Mathematics Stack Exchange is a question and answer site for people studying math at any level and professionals in related fields. It's 100% free, no registration required.

Sign up
Here's how it works:
  1. Anybody can ask a question
  2. Anybody can answer
  3. The best answers are voted up and rise to the top

hello I wonder whether this puzzle is possible to solve.

if possible, what kind of thing should I learn to solve this?

the problem is make left one to right one without cut the rope only stretch and bending are allowed I found out this puzzle here->(

from here to here

I wish this problem lead me to learn math intuitively.

share|cite|improve this question
This puzzle can be found here. It's labeled "topological rings". – littleO Nov 15 '12 at 11:47
The puzzle description: "Imagine the object above in the figure to the left made from perfectly elastic material. Can you transform it so as to unlink the two rings as in the figure on the right? One possible way is to cut one ring, move the other ring through the gap, and rejoin the the first ring exactly as it was. That would be a legitimate topological transformation. However, it is also possible to transform the first shape into the second without any cutting, simply by manipulating the objects in the appropriate manner (stretching, bending, but not breaking). Can you see how to do it?" – littleO Nov 15 '12 at 11:52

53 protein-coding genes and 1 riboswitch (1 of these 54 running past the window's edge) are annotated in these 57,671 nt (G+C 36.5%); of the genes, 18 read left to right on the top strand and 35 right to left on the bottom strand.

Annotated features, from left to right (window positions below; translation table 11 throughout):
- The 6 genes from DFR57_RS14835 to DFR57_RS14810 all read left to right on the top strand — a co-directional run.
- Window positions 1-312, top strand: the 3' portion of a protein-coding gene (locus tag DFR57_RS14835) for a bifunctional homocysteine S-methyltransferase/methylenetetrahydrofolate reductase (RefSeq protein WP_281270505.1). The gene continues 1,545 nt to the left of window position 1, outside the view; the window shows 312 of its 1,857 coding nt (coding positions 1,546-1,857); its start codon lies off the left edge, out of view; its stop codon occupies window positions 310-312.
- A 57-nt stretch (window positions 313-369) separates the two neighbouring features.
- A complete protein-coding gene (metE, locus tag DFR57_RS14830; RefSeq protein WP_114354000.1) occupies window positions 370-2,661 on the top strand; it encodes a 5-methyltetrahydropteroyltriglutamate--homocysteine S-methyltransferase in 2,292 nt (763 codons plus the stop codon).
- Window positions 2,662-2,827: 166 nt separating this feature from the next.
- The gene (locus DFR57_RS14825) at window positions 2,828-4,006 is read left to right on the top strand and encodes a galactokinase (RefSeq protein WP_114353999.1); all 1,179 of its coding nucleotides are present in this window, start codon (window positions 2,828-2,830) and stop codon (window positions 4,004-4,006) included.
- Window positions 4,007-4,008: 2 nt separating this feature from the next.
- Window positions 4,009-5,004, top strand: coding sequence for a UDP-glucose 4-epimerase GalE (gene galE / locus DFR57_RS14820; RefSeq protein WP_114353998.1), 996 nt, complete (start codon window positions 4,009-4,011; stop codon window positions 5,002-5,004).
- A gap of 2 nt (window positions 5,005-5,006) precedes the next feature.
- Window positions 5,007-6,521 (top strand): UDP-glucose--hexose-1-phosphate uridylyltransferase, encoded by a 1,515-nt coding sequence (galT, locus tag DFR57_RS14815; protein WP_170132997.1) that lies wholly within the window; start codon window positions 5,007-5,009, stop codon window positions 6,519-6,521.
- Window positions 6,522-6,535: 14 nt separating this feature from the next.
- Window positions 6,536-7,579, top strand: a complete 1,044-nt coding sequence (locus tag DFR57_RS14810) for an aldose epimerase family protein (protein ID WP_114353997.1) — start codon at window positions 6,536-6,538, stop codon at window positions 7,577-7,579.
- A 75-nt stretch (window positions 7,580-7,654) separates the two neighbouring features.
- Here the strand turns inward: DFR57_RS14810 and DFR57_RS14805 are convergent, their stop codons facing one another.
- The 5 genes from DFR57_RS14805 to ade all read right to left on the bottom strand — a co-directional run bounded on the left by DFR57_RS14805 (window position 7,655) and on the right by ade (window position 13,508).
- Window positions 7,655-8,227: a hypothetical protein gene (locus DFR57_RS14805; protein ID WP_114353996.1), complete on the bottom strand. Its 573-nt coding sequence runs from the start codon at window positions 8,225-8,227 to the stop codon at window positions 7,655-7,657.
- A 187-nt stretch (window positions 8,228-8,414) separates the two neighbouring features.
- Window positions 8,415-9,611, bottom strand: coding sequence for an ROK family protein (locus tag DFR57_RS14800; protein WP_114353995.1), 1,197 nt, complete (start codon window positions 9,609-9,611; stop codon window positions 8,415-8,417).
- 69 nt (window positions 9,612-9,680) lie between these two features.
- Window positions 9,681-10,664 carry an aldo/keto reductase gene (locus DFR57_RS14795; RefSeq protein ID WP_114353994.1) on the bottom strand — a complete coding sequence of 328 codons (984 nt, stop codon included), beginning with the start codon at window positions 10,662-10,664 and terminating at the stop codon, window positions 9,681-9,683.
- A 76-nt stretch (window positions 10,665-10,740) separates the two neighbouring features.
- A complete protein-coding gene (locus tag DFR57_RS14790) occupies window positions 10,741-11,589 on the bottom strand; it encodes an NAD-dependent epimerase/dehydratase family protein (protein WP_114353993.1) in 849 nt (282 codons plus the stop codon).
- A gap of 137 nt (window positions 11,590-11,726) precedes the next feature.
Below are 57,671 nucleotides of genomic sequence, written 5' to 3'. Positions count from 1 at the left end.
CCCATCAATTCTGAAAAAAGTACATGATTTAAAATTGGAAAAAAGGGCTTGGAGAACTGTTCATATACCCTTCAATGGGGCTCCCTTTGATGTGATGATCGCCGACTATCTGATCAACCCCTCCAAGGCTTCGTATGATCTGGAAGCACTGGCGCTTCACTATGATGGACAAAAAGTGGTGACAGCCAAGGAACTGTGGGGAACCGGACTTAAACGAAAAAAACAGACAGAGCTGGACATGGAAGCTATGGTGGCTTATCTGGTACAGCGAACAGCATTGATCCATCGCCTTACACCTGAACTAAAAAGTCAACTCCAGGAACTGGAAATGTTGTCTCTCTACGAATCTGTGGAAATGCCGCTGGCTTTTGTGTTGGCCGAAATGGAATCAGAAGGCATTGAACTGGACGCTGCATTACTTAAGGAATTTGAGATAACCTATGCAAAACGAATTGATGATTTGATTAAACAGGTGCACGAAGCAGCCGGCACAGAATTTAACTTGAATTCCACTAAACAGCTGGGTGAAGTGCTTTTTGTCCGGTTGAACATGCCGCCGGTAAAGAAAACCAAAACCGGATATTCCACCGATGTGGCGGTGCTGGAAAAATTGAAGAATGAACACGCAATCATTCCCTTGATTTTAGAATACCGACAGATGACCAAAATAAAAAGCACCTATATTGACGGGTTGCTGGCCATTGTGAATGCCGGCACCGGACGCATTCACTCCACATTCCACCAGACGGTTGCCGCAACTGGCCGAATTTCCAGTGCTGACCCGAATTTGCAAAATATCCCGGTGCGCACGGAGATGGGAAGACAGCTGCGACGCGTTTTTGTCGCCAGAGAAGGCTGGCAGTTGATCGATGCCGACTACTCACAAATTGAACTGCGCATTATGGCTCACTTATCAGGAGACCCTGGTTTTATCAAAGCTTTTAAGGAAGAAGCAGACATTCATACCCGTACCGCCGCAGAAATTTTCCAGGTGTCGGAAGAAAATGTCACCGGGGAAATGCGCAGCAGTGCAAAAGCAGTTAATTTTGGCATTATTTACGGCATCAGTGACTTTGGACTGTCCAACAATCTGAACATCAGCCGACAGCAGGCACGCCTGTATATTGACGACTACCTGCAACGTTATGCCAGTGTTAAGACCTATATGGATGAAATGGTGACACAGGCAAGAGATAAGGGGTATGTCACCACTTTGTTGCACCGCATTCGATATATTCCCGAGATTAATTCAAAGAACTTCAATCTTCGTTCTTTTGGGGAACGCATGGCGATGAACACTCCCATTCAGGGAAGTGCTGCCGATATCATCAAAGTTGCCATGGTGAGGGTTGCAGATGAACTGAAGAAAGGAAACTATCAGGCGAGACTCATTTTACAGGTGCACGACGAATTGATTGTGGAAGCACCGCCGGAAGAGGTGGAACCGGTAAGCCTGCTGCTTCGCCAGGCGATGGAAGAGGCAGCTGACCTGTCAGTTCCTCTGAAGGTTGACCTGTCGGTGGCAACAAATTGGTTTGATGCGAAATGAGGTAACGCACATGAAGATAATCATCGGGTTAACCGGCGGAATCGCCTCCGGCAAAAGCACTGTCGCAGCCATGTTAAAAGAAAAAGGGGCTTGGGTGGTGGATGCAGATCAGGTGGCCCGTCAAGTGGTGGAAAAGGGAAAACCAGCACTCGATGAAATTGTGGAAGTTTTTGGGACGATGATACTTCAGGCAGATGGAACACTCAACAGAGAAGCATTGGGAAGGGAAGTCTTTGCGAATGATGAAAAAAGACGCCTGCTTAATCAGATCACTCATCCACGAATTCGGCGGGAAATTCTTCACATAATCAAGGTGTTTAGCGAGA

There's a nice diagram showing how this is done in Keith Devlin's Mathematics: A New Golden Age. – Peter Phipps Nov 15 '12 at 15:20

This is a classical topological problem and magic trick.

The concept is fairly simple and the diagram is misleading. If you manufacturer latex or plastic loops as per the diagram, it is an impossible task.

However, if you take a string then to create the loops, you need to tie 2 knots. That's the key. The idea is basically to pass one loop through the other's knot.

share|cite|improve this answer

Here's one way to think of it.

Call the loops $L_1$ and $L_2$, joined by the stem which attaches to $L_1$ at $S_1$ and $L_2$ at $S_2$. You will notice there is a point $A$ where $L_1$ crosses and is above $L_2$ and another point $B$ where $L_1$ crosses and is below $L_2$.

Now contract the stem until it vanishes so that $S_1$ and $S_2$ become a single point $S$ and you will see that one of the points $A$ or $B$ will also move to $S$ under this deformation.

If you try to draw the two rings now joined at the single point $S$ you will see they are no longer linked - there is only one crossing point now so you simply have two rings sitting on top of one another joined at a point.

All you need to do now is stretch out the stem again and the rings will look like the second picture.

share|cite|improve this answer

Your Answer


By posting your answer, you agree to the privacy policy and terms of service.

Not the answer you're looking for? Browse other questions tagged or ask your own question.